God and Man at Yale, William F. Buckley Jr.’s celebrated “lover’s quarrel with his alma mater,” exposed and critiqued higher education’s left turn. In 1951, it was a revelation, and helped launch the career of the de facto founder of the American conservative movement. Today, it is axiomatic to incoming conservative students moving into their dorm rooms across the country that they’ll find themselves in the minority. Tension is inevitable, particularly for those interested in being vocal members of the campus political community. The challenges — political and social — are many.
To help students face and overcome these challenges, conservatives have erected a number of campus-oriented institutions over the past 70 years. Some, such as Young America’s Foundation (YAF) and the Intercollegiate Studies Institute (ISI) — full disclosure, I find myself at National Review thanks to an ISI fellowship — do vital work establishing chapters, providing recruitment supplies, hosting conferences, and bringing in speakers. Others, such as Charlie Kirk’s Turning Point USA, concentrate their efforts on building the brand and portfolio of their leaders and function as personal vanity projects instead of instruments of the movement.
Practical advice for young, aspiring campus activists can be hard to find, especially for those whose universities lack established and reputable conservative institutions. Many find themselves aware of the challenges they’ll face, but unaware of how to manage them, how to organize, how to comport themselves, and how to lead. For $25, you can purchase the aforementioned Kirk’s book, Campus Battlefield: How Conservatives Can WIN the Battle on Campus and Why It Matters. But there are other, better alternatives to Kirk’s vision for collegiate activism.
Aspiring advocates must first understand their purpose on campus. Some see their mission as defending today’s iteration of the Republican Party, or perhaps their own personal kind of conservatism. They have been misled. The Republican Party is and always has been a vehicle of the conservative movement, not synonymous with it. Students should see their goal as defending the timeless principles perhaps best described in National Review’s Mission Statement, penned by Buckley in 1955 — among them belief in an “organic moral order” and the virtues of a properly grounded American exceptionalism, as well as a steadfast opposition to statism. These principles have not only served the country well, but they have also allowed conservatives of various stripes enough space to debate their differing visions of the American Right while still proving sticky enough to hold these factions together. Political figures are fleeting, and campus conservatives would be unwise to make them the primary object of their attention and advocacy. That’s not to say that knocking on doors for a GOP candidate for city council, Congress, or even the White House is not worthwhile — it is — but it should be an ancillary, rather than a principal purpose.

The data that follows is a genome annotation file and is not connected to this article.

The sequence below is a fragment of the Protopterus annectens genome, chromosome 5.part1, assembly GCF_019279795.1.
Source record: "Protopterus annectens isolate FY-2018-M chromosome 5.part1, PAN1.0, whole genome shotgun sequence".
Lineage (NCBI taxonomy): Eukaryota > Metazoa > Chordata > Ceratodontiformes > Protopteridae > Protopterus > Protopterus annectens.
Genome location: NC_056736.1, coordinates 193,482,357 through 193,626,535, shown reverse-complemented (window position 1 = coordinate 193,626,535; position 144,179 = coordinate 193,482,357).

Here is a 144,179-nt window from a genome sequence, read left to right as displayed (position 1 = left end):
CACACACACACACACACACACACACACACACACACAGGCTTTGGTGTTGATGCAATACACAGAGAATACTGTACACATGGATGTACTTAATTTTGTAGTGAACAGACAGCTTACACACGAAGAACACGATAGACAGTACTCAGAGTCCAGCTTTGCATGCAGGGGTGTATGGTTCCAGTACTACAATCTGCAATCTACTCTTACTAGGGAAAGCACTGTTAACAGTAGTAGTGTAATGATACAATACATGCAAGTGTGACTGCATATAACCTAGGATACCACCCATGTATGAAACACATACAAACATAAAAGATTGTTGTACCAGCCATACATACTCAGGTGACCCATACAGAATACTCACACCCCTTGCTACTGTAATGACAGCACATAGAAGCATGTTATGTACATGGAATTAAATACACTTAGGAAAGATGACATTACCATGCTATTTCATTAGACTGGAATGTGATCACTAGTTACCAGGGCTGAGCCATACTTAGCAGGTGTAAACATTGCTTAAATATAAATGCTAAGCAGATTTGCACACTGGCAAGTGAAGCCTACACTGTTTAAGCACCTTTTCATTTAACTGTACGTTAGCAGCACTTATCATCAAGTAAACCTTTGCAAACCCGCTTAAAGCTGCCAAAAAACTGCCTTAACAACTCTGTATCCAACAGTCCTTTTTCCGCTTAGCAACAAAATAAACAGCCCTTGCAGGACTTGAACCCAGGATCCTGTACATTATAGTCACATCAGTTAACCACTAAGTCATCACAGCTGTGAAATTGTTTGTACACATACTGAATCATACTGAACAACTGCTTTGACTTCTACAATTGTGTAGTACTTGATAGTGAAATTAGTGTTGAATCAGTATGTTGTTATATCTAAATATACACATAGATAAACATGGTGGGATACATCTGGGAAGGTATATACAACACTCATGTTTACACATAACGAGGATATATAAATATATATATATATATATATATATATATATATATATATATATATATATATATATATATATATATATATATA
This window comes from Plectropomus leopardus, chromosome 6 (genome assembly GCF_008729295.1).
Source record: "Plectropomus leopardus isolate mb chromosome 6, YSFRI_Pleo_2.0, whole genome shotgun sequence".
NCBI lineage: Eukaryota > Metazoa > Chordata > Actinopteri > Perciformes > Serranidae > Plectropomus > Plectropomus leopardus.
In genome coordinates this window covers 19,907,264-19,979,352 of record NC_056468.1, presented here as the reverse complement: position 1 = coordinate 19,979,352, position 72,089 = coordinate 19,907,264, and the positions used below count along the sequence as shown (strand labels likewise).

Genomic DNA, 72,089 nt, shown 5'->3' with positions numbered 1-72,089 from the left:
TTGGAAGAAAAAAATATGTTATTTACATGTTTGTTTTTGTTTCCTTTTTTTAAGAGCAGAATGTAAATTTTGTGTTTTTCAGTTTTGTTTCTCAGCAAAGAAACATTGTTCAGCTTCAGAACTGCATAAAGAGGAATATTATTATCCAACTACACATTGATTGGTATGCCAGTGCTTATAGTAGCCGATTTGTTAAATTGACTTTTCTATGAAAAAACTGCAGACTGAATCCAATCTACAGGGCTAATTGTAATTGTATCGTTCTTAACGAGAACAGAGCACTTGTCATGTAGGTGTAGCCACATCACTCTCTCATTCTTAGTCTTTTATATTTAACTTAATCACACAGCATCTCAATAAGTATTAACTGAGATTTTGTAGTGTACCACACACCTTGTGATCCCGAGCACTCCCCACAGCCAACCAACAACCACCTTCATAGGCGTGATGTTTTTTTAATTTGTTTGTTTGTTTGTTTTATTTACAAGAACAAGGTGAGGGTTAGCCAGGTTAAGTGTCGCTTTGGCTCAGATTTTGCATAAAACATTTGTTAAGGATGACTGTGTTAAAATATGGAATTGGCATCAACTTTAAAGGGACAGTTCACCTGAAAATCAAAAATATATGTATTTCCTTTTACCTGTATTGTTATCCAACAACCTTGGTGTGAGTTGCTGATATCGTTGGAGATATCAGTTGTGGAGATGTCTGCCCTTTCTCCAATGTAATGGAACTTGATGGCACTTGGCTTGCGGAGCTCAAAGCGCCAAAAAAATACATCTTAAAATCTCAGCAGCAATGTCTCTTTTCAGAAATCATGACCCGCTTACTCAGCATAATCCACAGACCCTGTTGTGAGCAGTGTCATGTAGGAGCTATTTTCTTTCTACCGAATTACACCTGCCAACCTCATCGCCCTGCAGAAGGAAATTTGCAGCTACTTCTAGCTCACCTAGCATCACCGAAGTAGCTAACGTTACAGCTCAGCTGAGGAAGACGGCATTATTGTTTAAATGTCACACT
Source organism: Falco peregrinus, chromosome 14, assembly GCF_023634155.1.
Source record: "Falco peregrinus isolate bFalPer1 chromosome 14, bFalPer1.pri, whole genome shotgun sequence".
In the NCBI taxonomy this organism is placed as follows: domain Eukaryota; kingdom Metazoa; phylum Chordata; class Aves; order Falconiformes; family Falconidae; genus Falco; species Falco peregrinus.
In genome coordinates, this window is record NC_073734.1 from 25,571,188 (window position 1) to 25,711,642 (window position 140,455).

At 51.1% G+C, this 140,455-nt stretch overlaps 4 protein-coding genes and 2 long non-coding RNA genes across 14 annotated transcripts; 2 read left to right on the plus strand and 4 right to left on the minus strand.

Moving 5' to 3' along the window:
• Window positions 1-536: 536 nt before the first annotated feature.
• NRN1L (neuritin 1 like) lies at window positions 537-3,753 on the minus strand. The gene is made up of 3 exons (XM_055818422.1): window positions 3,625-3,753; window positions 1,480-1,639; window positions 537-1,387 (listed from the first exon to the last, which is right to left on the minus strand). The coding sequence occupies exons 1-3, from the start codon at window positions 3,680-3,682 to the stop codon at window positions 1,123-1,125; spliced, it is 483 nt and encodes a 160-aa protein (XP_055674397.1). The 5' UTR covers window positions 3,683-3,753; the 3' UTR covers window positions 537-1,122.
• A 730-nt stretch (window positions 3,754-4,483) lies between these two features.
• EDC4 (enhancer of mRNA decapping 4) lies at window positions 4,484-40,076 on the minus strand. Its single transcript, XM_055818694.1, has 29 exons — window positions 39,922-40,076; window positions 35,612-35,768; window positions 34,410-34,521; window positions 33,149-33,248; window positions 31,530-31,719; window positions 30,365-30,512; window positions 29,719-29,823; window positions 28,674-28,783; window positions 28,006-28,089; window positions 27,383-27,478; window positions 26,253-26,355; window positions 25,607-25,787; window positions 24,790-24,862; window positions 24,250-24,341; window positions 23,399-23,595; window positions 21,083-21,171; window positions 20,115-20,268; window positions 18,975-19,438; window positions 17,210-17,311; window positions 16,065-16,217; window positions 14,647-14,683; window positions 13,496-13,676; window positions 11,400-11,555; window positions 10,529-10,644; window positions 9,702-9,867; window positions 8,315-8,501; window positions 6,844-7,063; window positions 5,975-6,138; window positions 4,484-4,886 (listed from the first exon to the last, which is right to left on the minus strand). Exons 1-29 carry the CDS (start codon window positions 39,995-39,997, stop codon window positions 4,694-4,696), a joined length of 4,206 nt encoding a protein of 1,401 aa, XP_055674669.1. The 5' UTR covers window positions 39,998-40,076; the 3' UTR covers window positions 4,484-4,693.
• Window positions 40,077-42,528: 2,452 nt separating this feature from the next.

In the current environment, many student activists arrive on campus ready to embody Donald Trump. Regardless of one’s admiration of or distaste for the former president, this is a faulty strategy that does little to move the ball forward. Too often, students mistake noise for confidence and hope that those listening to them will too. Being loud is not the same as being effective. On campus, there is no base to appeal to, no office to be elected to by that base, nor any public policy to influence from that office.
Collegiate activism is a purer sort of politics. The aim is not to gain followers on the basis of a powerful personality or to turn out those who already agree with you. It’s to develop as a better advocate and person, to help your fellow conservatives do the same, and to change hearts and minds. It all sounds very West Wing, and it doesn’t mean that you should wilt when your opponents use their majority status to bully and intimidate conservative activists — which they will. Stand up for your principles and yourselves, but don’t let yourself get dragged down into the mud. In the inhospitable environment of the university, you can’t win down there.